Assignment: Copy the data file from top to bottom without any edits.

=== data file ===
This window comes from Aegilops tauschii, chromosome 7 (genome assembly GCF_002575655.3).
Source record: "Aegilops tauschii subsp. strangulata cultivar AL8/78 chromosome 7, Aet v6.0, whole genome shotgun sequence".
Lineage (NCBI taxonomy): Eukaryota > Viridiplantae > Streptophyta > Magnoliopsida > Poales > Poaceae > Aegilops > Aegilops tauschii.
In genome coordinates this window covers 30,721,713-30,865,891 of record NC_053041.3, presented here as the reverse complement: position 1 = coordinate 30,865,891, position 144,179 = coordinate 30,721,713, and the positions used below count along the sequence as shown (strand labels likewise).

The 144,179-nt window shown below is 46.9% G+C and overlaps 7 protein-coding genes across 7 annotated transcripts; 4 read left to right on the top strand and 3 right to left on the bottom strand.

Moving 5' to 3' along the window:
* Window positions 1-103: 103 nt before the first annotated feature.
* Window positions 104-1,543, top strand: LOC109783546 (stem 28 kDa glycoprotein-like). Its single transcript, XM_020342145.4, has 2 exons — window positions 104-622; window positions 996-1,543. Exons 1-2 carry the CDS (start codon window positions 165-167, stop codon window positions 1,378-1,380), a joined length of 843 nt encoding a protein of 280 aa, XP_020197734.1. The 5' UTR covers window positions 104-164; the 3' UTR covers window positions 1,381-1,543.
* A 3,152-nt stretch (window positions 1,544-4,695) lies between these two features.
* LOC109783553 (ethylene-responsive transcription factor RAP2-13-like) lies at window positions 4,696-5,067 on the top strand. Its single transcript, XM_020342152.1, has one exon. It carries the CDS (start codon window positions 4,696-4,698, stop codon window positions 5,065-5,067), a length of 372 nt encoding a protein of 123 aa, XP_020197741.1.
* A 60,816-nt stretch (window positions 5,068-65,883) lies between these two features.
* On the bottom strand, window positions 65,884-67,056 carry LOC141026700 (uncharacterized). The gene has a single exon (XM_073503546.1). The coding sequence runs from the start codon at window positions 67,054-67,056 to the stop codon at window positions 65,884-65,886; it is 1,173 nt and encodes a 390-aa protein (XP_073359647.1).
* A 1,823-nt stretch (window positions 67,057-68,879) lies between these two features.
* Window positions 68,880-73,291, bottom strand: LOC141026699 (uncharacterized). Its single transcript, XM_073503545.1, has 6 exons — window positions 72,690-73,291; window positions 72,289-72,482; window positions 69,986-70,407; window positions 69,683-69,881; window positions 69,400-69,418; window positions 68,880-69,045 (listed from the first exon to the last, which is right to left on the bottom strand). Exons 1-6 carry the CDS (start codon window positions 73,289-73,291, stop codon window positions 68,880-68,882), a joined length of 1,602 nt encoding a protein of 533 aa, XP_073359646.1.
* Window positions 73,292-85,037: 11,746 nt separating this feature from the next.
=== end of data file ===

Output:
This window comes from Aegilops tauschii, chromosome 7 (genome assembly GCF_002575655.3).
Source record: "Aegilops tauschii subsp. strangulata cultivar AL8/78 chromosome 7, Aet v6.0, whole genome shotgun sequence".
Lineage (NCBI taxonomy): Eukaryota > Viridiplantae > Streptophyta > Magnoliopsida > Poales > Poaceae > Aegilops > Aegilops tauschii.
In genome coordinates this window covers 30,721,713-30,865,891 of record NC_053041.3, presented here as the reverse complement: position 1 = coordinate 30,865,891, position 144,179 = coordinate 30,721,713, and the positions used below count along the sequence as shown (strand labels likewise).

The 144,179-nt window shown below is 46.9% G+C and overlaps 7 protein-coding genes across 7 annotated transcripts; 4 read left to right on the top strand and 3 right to left on the bottom strand.

Moving 5' to 3' along the window:
* Window positions 1-103: 103 nt before the first annotated feature.
* Window positions 104-1,543, top strand: LOC109783546 (stem 28 kDa glycoprotein-like). Its single transcript, XM_020342145.4, has 2 exons — window positions 104-622; window positions 996-1,543. Exons 1-2 carry the CDS (start codon window positions 165-167, stop codon window positions 1,378-1,380), a joined length of 843 nt encoding a protein of 280 aa, XP_020197734.1. The 5' UTR covers window positions 104-164; the 3' UTR covers window positions 1,381-1,543.
* A 3,152-nt stretch (window positions 1,544-4,695) lies between these two features.
* LOC109783553 (ethylene-responsive transcription factor RAP2-13-like) lies at window positions 4,696-5,067 on the top strand. Its single transcript, XM_020342152.1, has one exon. It carries the CDS (start codon window positions 4,696-4,698, stop codon window positions 5,065-5,067), a length of 372 nt encoding a protein of 123 aa, XP_020197741.1.
* A 60,816-nt stretch (window positions 5,068-65,883) lies between these two features.
* On the bottom strand, window positions 65,884-67,056 carry LOC141026700 (uncharacterized). The gene has a single exon (XM_073503546.1). The coding sequence runs from the start codon at window positions 67,054-67,056 to the stop codon at window positions 65,884-65,886; it is 1,173 nt and encodes a 390-aa protein (XP_073359647.1).
* A 1,823-nt stretch (window positions 67,057-68,879) lies between these two features.
* Window positions 68,880-73,291, bottom strand: LOC141026699 (uncharacterized). Its single transcript, XM_073503545.1, has 6 exons — window positions 72,690-73,291; window positions 72,289-72,482; window positions 69,986-70,407; window positions 69,683-69,881; window positions 69,400-69,418; window positions 68,880-69,045 (listed from the first exon to the last, which is right to left on the bottom strand). Exons 1-6 carry the CDS (start codon window positions 73,289-73,291, stop codon window positions 68,880-68,882), a joined length of 1,602 nt encoding a protein of 533 aa, XP_073359646.1.
* Window positions 73,292-85,037: 11,746 nt separating this feature from the next.